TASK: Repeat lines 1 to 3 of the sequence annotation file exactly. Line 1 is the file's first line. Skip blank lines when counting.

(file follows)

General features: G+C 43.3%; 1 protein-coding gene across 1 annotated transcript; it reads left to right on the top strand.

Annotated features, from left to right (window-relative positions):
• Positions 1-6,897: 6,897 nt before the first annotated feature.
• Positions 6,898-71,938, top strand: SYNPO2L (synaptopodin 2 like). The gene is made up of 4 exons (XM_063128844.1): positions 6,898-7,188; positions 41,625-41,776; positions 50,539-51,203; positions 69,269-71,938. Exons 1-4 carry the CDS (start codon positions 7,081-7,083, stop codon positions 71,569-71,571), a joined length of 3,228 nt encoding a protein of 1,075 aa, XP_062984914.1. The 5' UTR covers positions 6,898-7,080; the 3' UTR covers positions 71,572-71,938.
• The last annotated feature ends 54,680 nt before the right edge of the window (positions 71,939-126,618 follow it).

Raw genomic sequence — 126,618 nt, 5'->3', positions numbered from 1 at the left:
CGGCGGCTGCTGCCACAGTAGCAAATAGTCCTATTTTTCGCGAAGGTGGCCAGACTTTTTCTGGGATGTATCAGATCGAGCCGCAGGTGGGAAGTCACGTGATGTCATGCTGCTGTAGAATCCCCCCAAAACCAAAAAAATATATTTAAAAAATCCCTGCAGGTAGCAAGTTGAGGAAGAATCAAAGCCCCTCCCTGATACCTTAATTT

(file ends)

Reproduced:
General features: G+C 43.3%; 1 protein-coding gene across 1 annotated transcript; it reads left to right on the top strand.

Annotated features, from left to right (window-relative positions):
• Positions 1-6,897: 6,897 nt before the first annotated feature.